Hamish Fletcher

Business reporter for the NZ Herald

Feltex case has gathered momentum, says growing group of litigants

Feltex director Peter Thomas and chairman Tim Saunders. Photo / Dean Purcell
Feltex director Peter Thomas and chairman Tim Saunders. Photo / Dean Purcell

The number of investors suing the former directors of Feltex Carpets has swelled to more than 2800 and they say the case has "gathered momentum".

Investors are attempting to take a class action against former Feltex directors and allege the company's prospectus in 2004 - the year it floated - contained information that was misleading or wrong, or omitted to make information available that would have affected investment decisions.

Feltex collapsed in 2006, causing 8000 investors to lose millions of dollars.

Investors are seeking a refund of the purchase price of their shares, plus associated interest and costs.

The defendants, who have denied the claims against them, include former chairman Tim Saunders, former chief executive Sam Magill and former directors John Feeney, Craig Horrocks, Peter Hunter, Peter Thomas and Joan Withers.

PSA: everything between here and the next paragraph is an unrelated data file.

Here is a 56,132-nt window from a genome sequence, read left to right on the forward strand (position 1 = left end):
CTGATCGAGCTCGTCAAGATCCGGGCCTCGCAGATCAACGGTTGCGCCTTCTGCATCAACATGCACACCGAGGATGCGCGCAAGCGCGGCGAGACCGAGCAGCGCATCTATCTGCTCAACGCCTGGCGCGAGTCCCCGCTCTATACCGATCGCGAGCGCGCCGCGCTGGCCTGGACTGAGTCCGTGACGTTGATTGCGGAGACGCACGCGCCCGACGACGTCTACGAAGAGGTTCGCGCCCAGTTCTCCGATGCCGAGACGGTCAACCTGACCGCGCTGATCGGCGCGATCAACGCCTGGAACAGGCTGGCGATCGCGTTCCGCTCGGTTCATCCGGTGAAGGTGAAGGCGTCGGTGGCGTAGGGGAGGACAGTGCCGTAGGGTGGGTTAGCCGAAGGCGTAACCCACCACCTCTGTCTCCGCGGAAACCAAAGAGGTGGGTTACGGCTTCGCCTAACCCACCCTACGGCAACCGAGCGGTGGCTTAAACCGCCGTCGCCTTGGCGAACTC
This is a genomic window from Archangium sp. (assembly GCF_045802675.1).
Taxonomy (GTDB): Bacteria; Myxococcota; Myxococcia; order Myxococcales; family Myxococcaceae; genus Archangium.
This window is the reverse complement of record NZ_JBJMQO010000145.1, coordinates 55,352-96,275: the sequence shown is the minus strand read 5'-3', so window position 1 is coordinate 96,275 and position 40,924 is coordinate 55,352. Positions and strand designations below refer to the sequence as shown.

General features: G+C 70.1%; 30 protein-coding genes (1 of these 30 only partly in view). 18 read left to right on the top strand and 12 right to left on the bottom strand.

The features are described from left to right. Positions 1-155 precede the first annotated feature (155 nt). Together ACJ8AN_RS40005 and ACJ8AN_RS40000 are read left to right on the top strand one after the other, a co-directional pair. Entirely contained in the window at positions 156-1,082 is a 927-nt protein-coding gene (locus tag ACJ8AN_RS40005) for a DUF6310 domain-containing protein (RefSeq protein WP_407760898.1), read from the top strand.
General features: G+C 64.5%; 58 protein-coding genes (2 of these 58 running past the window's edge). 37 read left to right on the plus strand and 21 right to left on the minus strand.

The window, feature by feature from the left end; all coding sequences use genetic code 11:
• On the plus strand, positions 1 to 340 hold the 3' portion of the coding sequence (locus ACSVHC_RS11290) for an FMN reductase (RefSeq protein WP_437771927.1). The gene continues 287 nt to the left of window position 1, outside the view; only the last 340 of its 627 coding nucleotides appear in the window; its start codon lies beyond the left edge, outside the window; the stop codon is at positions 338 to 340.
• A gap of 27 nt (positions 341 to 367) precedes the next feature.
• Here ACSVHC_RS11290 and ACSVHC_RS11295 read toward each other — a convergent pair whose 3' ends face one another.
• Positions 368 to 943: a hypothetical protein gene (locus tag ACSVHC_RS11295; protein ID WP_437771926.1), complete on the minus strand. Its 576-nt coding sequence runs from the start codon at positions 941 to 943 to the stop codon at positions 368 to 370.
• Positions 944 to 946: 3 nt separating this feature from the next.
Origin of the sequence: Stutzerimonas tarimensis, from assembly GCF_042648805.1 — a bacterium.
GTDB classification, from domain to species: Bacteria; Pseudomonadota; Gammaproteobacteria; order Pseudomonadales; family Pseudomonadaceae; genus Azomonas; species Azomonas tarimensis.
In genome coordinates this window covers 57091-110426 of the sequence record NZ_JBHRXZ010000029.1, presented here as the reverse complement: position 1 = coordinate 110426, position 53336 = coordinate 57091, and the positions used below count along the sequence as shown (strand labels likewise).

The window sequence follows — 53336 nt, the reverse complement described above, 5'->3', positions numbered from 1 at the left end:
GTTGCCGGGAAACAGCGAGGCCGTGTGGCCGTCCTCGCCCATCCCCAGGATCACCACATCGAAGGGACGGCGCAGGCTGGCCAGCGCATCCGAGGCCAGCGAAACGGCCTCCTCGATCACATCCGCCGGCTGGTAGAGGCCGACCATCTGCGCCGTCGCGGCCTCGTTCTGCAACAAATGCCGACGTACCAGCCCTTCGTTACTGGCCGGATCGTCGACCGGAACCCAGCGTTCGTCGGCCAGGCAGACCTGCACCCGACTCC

Former director John Hagen is not involved in these proceedings.

Also targeted is Credit Suisse First Boston Asian Merchant Partners, which offered Feltex for sale, Credit Suisse Private Equity and joint lead float managers, First New Zealand Capital and Forsyth Barr.

A statement from the claimant group said it now numbers more than 2800, up from 1800 in August last year.

A consolidated claimant list was filed in the High Court at Christchurch last week. The statement said the case has "gathered momentum with lists of documents for the discovery process to be provided shortly".

This follows a ruling on March 9 last year which lifted an interim stay of proceedings over the class action.

In her decision, Justice Christine French said although some evidence lacked precision, the claimants' case was arguable and there were serious questions that needed to be tried.

She also said if the stay of proceedings was allowed to remain in place, potentially crucial evidence and financial records could be lost as the period requiring third parties to keep this information was due to expire.

Although Saunders, Feeney, Hunter, Thomas and Hagen were found not guilty of Securities Act breaches in 2010, Justice French said this decision was made in a different context and did not hold "significant weight" in determining whether the claimants' case was arguable.

The Feltex directors have lodged appeals against parts of Justice French's ruling which are due to be heard on August 15 and 16.

- NZ Herald

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